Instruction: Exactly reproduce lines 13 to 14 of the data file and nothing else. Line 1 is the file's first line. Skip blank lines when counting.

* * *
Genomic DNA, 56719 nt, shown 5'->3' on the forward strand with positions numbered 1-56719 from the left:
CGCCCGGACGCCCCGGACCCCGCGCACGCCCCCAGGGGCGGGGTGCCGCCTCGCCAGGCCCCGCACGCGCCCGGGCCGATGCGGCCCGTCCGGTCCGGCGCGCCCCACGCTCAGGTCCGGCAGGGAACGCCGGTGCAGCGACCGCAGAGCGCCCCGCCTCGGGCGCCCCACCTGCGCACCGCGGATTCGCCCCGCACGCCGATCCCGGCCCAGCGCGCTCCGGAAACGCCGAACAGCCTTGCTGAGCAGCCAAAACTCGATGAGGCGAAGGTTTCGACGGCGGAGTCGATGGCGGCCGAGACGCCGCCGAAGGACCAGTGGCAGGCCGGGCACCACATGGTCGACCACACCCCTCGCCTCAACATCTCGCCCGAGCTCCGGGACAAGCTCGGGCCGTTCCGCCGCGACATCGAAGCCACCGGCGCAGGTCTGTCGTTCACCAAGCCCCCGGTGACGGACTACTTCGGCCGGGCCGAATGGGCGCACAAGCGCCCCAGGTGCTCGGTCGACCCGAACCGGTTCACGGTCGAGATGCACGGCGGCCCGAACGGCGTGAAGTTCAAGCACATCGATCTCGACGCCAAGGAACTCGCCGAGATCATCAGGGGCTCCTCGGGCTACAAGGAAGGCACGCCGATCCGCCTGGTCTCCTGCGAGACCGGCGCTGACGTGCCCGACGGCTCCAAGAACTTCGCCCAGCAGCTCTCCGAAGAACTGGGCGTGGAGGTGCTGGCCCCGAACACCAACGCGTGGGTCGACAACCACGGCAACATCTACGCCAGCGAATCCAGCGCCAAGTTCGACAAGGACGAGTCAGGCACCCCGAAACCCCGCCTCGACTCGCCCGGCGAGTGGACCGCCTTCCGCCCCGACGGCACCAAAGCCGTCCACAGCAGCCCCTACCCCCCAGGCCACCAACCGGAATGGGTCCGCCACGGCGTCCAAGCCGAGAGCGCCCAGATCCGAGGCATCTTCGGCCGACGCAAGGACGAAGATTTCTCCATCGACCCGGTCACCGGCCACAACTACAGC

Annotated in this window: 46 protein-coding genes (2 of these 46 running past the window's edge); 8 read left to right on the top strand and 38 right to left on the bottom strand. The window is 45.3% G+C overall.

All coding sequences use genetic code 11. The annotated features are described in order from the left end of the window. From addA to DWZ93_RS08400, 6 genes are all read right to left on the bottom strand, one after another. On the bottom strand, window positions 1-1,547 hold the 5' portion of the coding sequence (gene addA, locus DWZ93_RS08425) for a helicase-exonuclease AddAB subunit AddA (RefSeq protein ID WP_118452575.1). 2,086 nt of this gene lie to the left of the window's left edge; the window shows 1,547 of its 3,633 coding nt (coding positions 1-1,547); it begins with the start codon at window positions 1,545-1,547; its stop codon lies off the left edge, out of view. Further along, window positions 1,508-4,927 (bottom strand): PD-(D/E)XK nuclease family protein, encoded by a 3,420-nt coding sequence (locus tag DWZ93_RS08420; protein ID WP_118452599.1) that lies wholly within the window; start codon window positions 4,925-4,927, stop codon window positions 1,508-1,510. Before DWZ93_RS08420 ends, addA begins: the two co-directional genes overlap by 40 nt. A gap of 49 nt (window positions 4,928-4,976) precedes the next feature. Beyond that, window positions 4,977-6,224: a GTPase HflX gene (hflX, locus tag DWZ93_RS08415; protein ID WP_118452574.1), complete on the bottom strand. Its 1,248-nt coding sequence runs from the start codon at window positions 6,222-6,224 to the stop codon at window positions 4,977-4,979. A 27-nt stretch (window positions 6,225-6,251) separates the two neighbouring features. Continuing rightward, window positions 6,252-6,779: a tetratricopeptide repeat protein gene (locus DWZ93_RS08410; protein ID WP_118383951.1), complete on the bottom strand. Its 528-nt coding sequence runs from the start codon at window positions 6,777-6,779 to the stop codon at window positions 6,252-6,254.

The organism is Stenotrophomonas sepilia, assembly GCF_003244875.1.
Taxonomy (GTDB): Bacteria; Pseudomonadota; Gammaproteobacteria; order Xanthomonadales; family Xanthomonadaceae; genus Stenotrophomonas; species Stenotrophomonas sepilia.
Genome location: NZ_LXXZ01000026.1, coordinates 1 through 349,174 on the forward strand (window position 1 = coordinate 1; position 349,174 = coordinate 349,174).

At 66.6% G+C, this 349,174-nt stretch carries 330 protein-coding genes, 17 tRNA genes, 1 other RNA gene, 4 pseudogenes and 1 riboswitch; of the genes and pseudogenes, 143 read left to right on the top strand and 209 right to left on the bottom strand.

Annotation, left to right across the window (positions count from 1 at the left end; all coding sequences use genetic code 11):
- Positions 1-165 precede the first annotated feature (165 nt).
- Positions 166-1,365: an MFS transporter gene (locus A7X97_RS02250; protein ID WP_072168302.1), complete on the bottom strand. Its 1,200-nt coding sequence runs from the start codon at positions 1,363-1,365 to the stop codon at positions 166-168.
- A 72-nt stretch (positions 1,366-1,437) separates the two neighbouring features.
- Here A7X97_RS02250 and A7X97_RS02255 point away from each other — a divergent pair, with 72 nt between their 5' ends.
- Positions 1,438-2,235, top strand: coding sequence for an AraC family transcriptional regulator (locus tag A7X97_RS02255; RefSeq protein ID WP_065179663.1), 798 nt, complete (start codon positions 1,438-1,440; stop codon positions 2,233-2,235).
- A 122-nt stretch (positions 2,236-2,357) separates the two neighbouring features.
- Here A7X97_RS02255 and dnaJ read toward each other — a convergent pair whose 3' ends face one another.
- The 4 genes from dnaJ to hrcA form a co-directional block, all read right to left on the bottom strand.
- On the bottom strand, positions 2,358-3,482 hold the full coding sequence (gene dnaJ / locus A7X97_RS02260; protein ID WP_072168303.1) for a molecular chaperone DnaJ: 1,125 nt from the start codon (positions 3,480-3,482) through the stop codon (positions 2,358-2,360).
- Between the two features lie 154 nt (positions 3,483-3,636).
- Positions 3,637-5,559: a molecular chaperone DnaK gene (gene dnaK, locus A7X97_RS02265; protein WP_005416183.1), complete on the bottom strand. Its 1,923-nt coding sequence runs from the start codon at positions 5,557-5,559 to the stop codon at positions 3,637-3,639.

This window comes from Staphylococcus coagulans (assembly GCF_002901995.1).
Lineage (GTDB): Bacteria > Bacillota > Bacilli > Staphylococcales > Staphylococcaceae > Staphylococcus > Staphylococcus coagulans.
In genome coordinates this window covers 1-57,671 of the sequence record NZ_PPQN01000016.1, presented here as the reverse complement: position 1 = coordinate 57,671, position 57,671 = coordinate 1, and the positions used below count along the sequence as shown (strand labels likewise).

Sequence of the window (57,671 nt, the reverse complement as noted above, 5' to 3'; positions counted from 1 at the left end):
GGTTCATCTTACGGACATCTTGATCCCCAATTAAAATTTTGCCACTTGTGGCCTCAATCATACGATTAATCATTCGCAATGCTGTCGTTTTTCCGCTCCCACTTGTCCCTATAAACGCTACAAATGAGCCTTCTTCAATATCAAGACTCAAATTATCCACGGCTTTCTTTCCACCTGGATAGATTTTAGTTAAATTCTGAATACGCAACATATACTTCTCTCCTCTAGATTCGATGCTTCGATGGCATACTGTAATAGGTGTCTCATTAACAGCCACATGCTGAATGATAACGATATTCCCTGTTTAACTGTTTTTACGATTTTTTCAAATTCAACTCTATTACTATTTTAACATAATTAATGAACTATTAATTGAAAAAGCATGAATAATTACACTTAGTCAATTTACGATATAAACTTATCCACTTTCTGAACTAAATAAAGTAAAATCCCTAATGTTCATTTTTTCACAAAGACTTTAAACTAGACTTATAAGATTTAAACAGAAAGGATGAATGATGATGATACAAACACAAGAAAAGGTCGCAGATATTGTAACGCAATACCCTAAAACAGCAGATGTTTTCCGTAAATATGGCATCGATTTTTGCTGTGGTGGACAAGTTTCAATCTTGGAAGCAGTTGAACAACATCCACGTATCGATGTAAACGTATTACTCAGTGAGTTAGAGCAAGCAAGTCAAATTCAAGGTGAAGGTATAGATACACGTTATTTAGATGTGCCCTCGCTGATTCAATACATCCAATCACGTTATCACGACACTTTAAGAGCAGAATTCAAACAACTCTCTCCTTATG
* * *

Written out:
- Here A7X97_RS02250 and A7X97_RS02255 point away from each other — a divergent pair, with 72 nt between their 5' ends.
- Positions 1,438-2,235, top strand: coding sequence for an AraC family transcriptional regulator (locus tag A7X97_RS02255; RefSeq protein ID WP_065179663.1), 798 nt, complete (start codon positions 1,438-1,440; stop codon positions 2,233-2,235).